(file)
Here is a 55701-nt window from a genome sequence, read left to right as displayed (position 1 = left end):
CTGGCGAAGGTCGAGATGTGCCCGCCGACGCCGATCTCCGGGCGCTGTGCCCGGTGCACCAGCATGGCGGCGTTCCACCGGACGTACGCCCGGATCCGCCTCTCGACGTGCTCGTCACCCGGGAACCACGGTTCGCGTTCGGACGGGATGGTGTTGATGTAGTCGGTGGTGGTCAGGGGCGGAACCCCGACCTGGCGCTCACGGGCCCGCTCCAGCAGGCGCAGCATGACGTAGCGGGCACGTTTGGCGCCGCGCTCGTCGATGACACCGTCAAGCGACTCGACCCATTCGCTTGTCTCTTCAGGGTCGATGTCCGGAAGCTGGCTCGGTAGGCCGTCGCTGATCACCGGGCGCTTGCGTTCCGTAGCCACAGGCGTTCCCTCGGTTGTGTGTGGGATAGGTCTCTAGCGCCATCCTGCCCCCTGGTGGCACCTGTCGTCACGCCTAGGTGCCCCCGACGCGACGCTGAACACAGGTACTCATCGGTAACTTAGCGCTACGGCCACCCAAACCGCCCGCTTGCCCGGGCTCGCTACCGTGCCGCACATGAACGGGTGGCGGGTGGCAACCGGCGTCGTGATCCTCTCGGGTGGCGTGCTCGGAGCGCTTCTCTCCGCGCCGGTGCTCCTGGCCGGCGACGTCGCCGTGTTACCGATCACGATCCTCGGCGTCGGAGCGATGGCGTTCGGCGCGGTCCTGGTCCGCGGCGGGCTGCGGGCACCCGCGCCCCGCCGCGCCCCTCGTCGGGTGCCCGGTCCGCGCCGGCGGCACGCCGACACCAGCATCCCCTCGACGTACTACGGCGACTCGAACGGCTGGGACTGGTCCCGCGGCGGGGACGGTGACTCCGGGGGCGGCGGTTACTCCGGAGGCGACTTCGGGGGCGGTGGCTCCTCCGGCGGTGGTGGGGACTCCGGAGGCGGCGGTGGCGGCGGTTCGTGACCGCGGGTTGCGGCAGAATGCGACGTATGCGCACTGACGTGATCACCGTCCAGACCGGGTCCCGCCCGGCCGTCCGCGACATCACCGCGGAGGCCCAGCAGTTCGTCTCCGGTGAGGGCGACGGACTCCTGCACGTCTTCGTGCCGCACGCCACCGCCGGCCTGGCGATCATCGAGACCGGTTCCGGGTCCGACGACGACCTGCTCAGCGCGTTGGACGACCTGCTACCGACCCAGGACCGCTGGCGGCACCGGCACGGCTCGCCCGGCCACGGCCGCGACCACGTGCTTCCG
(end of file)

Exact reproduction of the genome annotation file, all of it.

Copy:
Here is a 55701-nt window from a genome sequence, read left to right as displayed (position 1 = left end):
CTGGCGAAGGTCGAGATGTGCCCGCCGACGCCGATCTCCGGGCGCTGTGCCCGGTGCACCAGCATGGCGGCGTTCCACCGGACGTACGCCCGGATCCGCCTCTCGACGTGCTCGTCACCCGGGAACCACGGTTCGCGTTCGGACGGGATGGTGTTGATGTAGTCGGTGGTGGTCAGGGGCGGAACCCCGACCTGGCGCTCACGGGCCCGCTCCAGCAGGCGCAGCATGACGTAGCGGGCACGTTTGGCGCCGCGCTCGTCGATGACACCGTCAAGCGACTCGACCCATTCGCTTGTCTCTTCAGGGTCGATGTCCGGAAGCTGGCTCGGTAGGCCGTCGCTGATCACCGGGCGCTTGCGTTCCGTAGCCACAGGCGTTCCCTCGGTTGTGTGTGGGATAGGTCTCTAGCGCCATCCTGCCCCCTGGTGGCACCTGTCGTCACGCCTAGGTGCCCCCGACGCGACGCTGAACACAGGTACTCATCGGTAACTTAGCGCTACGGCCACCCAAACCGCCCGCTTGCCCGGGCTCGCTACCGTGCCGCACATGAACGGGTGGCGGGTGGCAACCGGCGTCGTGATCCTCTCGGGTGGCGTGCTCGGAGCGCTTCTCTCCGCGCCGGTGCTCCTGGCCGGCGACGTCGCCGTGTTACCGATCACGATCCTCGGCGTCGGAGCGATGGCGTTCGGCGCGGTCCTGGTCCGCGGCGGGCTGCGGGCACCCGCGCCCCGCCGCGCCCCTCGTCGGGTGCCCGGTCCGCGCCGGCGGCACGCCGACACCAGCATCCCCTCGACGTACTACGGCGACTCGAACGGCTGGGACTGGTCCCGCGGCGGGGACGGTGACTCCGGGGGCGGCGGTTACTCCGGAGGCGACTTCGGGGGCGGTGGCTCCTCCGGCGGTGGTGGGGACTCCGGAGGCGGCGGTGGCGGCGGTTCGTGACCGCGGGTTGCGGCAGAATGCGACGTATGCGCACTGACGTGATCACCGTCCAGACCGGGTCCCGCCCGGCCGTCCGCGACATCACCGCGGAGGCCCAGCAGTTCGTCTCCGGTGAGGGCGACGGACTCCTGCACGTCTTCGTGCCGCACGCCACCGCCGGCCTGGCGATCATCGAGACCGGTTCCGGGTCCGACGACGACCTGCTCAGCGCGTTGGACGACCTGCTACCGACCCAGGACCGCTGGCGGCACCGGCACGGCTCGCCCGGCCACGGCCGCGACCACGTGCTTCCG